I have a fondness for gables, and this one is especially nice.

I have a fondness for gables, and this one is especially nice.

In addition, numerous small porches were added over the years, and some of them subsequently enclosed when the house received indoor plumbing (in the first two decades of the 20th century). Another addition was added in the 1970s, continuing the theme of adding on to the core of the historic house. This is the story of so many Kentucky houses, but it is very problematic for some people to argue that this type of house, with all of these changes (historic changes, I might add) is significant. My question then is “why not?” Why should the only significant buildings be those that haven’t changed? In this case, the changes are ones of addition, and help tell the story of the house’s evolution from a single pen to a late-nineteenth-century Victorian dwelling.

As I stated in my nomination (which was successfully listed), this property “does not present conventional view of many [NRHP] nominations, where the value of the property’s design resides in one fixed point in time. Neither house on the property is high-style nor is either being interpreted as a static, frozen-in-time dwelling. Rather, the change apparent both within and without each house provides a way to look at a socioeconomic class that is infrequently explored or celebrated in terms of lasting architectural value. The journey of the house and secondary dwelling, from log pen to saddlebag, is a story that is seldom told, though was common on the landscape. These were not elite farmers, landed gentry or progressive gentleman farmers. The first part of this story belongs to the middling and subsistence farmer that lacked the disposable income to improve his housing stock, and thus could not raise his perceived local status. By the time the house achieved its final historic appearance, its owner had not climbed much higher on the socioeconomic ladder, but he chose to indulge in an outward display of success – albeit, success measured on a vastly different plane than most Criterion C National Register listings … the house is locally significant for providing good example of a common sequence of housing changes that defined residential architecture on non-elite farms through most of the nineteenth century.”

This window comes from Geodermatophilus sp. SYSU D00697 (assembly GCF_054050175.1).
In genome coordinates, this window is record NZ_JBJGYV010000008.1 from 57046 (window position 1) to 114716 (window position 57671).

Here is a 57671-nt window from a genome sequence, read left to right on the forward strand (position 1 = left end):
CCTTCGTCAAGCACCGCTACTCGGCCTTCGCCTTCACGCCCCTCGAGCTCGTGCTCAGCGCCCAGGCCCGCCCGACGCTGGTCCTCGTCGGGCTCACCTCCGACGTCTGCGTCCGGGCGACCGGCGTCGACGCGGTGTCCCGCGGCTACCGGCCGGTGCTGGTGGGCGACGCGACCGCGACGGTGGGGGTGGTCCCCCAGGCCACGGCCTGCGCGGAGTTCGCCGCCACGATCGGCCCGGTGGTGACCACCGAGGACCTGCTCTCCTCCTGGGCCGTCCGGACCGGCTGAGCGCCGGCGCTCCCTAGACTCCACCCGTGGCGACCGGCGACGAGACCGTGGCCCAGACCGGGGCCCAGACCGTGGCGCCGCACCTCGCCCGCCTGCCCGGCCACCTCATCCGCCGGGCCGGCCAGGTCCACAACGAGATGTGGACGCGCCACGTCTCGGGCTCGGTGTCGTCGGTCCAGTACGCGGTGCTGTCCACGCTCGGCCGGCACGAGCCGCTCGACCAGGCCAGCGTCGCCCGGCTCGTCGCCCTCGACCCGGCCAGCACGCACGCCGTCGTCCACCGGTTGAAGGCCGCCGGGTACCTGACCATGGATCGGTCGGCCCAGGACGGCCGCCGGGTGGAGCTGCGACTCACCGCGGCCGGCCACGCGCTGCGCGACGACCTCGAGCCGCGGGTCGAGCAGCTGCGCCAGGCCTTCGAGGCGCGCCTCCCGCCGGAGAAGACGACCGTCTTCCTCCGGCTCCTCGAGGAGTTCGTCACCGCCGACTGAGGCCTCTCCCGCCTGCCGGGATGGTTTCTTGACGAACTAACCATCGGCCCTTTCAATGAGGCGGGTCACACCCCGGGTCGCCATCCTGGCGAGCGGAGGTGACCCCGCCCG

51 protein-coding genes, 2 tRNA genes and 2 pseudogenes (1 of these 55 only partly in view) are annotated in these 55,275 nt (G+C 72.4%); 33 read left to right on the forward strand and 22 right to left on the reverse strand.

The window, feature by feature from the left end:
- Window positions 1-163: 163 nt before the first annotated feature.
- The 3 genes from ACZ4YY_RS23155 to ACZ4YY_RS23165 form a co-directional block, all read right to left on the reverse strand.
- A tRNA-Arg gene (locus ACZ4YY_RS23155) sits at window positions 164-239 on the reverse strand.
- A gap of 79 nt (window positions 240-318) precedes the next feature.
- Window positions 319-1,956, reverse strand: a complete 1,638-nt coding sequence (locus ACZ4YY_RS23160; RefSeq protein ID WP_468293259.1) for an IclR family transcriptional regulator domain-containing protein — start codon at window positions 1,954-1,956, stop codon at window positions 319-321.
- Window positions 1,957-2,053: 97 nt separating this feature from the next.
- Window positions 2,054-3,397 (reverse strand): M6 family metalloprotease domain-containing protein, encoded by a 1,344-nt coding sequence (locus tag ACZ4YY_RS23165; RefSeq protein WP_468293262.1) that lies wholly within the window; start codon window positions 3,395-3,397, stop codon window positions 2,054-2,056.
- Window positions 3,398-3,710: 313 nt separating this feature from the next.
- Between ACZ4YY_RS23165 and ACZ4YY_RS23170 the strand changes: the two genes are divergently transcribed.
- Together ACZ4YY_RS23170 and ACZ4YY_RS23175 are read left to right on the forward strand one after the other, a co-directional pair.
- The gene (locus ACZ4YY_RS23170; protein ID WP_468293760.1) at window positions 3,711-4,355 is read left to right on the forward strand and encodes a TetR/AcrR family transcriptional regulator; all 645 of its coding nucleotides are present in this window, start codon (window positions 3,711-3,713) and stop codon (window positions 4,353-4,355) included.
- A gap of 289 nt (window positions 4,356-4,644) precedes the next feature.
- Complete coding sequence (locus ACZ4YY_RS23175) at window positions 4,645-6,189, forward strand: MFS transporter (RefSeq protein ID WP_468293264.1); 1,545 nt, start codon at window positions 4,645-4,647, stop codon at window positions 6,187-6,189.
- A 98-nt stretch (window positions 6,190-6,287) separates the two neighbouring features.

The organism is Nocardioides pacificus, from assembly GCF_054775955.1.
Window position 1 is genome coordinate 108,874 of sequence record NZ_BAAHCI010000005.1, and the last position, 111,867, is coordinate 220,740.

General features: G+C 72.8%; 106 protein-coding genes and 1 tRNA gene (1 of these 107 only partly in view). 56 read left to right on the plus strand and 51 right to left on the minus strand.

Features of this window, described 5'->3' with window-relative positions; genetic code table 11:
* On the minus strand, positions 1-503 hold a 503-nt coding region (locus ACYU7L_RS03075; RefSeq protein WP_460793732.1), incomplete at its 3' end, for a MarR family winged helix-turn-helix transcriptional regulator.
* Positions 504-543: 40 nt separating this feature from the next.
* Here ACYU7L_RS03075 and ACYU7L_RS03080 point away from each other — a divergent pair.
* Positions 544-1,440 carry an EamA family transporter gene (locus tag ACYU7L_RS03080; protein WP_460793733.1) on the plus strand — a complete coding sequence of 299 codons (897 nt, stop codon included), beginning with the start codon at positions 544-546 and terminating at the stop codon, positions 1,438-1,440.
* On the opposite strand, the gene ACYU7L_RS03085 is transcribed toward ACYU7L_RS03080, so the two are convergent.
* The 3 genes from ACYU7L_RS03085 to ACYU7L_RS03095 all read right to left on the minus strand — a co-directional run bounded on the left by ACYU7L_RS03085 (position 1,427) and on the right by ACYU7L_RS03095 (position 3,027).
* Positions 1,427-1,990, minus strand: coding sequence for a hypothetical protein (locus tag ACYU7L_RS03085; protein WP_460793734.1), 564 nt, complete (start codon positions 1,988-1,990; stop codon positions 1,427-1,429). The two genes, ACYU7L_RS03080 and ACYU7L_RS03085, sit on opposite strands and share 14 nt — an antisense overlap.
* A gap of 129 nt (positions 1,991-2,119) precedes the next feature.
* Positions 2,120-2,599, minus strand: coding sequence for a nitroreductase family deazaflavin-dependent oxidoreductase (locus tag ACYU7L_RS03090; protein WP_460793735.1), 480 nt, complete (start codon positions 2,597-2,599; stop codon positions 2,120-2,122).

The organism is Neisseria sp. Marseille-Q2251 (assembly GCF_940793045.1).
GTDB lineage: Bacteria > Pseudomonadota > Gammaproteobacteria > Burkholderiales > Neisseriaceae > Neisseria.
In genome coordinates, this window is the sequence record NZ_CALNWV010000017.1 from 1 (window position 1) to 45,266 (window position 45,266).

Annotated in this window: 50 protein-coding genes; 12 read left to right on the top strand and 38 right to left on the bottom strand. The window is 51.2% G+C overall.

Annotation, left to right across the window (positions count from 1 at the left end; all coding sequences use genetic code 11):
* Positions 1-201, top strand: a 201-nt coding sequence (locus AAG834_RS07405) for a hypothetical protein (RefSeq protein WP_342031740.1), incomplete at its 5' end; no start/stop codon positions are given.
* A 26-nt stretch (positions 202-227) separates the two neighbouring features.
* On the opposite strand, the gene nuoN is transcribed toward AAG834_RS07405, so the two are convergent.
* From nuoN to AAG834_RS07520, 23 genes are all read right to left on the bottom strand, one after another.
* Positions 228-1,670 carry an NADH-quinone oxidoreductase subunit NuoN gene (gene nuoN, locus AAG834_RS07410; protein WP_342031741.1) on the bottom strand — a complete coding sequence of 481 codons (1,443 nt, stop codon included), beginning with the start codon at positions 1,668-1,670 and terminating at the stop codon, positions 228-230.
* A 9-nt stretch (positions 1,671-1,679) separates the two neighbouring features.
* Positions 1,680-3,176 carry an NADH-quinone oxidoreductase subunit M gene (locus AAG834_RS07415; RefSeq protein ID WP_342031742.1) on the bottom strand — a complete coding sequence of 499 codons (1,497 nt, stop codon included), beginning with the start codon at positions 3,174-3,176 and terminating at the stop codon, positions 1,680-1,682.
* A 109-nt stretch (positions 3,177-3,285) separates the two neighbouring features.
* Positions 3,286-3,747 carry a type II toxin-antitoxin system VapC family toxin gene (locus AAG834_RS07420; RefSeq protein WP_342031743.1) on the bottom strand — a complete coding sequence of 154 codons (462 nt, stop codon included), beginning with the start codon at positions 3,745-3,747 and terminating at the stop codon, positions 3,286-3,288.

And the best part? This wonderful house is a home again!

 

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9 Thoughts on “Celebrating Change: The Growth of a Kentucky Log House

  1. Patrick Kennedy on May 8, 2015 at 5:08 am said:

    Have you seen this house recently ? I drive by it just about everyday and have watched it as it has been renovated and returned to a beautiful home.

  2. Old Thompson Farm on May 8, 2015 at 9:02 am said:

    We are the happy home owners of this once sad house. It is now very much alive and enjoy the fact that we kept the historical aspects while making it modern for our family. We hope our story will inspire others to revisit old houses and make them alive again. We look forward to your return to see the transformation!

  3. Loved reading this post. Excellent points raised about historic homes. I have often thought these very things and loved reading your point of view.

  4. ginny daley on June 18, 2015 at 7:58 pm said:

    You make some excellent point and I agree with your perspective. More recently, it seem like NR nominations are reviewed with a more open mind, esp. When the case is well-made. Changing mindsets can be a slow and incremental process. And your nom helped in that process.

    I am currently faced with a similar challenge in applying for the Blue Grass Trust’s paint program. I need support to paint theoriginal wood trim on my 1926 vernacular cottage. But the regs require the home have the original wood siding intact. Mine was covered with vinyl siding in the 1960s, which is now fairly rare and looks nothing like current vinyl siding. I’m going to try to argue my case, probably unsuccessfully, but might suceed in opening some minds in the process. Thanks for giving me some steam with your post.

    • Janie-Rice Brother on June 19, 2015 at 11:06 am said:

      Thanks Ginny! I am curious about your paint program dilemma – are you proposing to paint the existing vinyl siding or remove it and restore the weatherboards that are (hopefully) underneath? The NPS Tax credit program actually has a more open mind on “reversible changes” than some other divisions within the Park Service; maybe you could some language in their guidelines that would bolster your case.

      • ginny daley on June 19, 2015 at 1:31 pm said:

        I’m not messing with the siding at all, just the trim like facia boards, porch columns, beadboard porch ceiling. Whether I’m sucessful or not in my app, I hope I can help open up the BGT minds to rigid definitions about original integrity vs. supporting folks who want to save and live in older homes. I think we are in that ‘next’ generation of historic preservation where we would benefit from revising some of the original rules and definitions.. BTW, I think the BGT paint program is a partnership with the National Trust or NPS. I’ll have to check

        • Janie-Rice Brother on June 19, 2015 at 3:03 pm said:

          I would think that approval would be a no-brainer, for what that’s worth! Good luck!